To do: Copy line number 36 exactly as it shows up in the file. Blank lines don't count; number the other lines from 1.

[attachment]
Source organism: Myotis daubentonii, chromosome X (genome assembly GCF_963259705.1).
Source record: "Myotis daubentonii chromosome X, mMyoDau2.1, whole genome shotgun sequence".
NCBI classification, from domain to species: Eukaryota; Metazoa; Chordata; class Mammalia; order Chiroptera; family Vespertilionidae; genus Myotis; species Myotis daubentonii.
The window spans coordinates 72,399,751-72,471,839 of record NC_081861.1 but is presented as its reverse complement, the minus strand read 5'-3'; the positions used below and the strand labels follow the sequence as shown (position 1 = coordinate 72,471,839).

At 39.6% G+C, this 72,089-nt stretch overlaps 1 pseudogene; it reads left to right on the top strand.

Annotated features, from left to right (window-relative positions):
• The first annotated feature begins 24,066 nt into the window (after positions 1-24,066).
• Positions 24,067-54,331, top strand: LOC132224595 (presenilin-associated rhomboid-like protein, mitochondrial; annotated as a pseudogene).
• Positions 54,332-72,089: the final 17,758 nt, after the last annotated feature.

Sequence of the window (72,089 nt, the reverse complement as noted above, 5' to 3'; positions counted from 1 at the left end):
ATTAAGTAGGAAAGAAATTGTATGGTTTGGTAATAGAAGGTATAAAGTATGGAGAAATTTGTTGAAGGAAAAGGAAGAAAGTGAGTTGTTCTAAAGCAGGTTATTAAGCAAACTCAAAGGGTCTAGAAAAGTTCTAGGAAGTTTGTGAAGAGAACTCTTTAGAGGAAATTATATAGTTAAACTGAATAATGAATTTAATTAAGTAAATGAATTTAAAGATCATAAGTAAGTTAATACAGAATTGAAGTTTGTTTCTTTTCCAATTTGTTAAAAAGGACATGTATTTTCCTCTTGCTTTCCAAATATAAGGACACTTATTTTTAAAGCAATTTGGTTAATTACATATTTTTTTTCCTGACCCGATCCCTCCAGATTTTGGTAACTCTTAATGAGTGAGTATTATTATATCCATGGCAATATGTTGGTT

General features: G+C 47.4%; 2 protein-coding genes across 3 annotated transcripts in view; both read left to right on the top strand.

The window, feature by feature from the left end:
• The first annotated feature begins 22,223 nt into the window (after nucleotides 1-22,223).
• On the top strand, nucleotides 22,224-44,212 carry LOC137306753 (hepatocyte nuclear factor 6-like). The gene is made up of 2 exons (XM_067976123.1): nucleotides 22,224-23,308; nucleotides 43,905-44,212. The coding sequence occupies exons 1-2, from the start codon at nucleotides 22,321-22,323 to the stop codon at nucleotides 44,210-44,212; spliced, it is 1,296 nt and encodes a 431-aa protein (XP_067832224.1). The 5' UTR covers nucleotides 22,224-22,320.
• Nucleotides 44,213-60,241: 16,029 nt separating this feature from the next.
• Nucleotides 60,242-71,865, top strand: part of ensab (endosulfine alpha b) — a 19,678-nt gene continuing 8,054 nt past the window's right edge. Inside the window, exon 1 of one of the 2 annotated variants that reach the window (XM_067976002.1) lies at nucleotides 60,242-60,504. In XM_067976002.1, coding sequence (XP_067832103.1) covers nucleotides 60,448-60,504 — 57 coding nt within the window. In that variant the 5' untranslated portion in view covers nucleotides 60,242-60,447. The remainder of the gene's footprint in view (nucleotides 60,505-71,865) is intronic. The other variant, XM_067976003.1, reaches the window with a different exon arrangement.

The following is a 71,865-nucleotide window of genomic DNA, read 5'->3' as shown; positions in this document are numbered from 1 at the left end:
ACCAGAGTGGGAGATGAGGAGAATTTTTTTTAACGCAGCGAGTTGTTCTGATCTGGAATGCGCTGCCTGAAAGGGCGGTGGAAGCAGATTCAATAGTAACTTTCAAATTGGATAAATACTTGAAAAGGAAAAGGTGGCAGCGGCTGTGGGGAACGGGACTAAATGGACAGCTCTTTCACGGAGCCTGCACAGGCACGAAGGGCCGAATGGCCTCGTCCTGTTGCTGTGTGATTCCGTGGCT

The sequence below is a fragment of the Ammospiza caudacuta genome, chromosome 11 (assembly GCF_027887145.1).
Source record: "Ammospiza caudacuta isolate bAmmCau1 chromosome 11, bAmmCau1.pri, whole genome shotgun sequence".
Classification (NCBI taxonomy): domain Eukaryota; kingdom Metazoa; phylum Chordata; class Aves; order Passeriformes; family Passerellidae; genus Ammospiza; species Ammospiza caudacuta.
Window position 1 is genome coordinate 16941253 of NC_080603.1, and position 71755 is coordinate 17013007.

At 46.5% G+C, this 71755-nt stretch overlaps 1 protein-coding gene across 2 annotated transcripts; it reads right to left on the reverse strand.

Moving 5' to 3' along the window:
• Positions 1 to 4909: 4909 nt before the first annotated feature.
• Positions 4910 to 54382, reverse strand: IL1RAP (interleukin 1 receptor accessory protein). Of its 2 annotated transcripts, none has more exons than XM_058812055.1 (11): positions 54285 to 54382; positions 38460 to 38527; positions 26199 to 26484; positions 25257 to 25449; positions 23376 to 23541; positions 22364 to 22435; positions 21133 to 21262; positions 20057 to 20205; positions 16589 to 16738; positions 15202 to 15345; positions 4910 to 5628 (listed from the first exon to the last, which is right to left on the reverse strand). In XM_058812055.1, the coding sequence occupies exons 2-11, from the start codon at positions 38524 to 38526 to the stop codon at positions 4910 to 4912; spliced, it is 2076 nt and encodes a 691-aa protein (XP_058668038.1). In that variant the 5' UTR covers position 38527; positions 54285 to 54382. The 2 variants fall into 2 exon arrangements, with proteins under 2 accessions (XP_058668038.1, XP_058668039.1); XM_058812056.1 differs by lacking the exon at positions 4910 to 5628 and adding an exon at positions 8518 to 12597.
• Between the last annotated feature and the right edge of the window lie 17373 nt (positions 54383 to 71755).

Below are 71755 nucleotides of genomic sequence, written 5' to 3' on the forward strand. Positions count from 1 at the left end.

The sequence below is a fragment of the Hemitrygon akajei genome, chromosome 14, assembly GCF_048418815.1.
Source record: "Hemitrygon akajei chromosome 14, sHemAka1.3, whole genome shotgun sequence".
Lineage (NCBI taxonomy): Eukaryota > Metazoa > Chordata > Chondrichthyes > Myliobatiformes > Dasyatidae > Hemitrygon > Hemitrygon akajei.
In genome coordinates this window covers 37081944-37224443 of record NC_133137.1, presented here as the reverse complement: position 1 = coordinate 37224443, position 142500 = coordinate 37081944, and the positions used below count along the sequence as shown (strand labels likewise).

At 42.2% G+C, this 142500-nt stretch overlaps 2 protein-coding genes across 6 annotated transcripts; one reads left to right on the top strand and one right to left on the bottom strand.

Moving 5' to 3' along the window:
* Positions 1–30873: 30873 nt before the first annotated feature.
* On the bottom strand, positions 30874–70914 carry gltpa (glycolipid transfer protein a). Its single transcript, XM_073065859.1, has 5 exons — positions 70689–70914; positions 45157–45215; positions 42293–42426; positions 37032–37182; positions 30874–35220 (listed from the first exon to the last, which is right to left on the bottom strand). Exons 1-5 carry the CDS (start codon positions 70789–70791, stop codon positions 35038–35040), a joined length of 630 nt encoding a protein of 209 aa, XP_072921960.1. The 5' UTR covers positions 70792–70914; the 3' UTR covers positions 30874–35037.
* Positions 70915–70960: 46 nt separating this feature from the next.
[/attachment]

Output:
* Positions 1–30873: 30873 nt before the first annotated feature.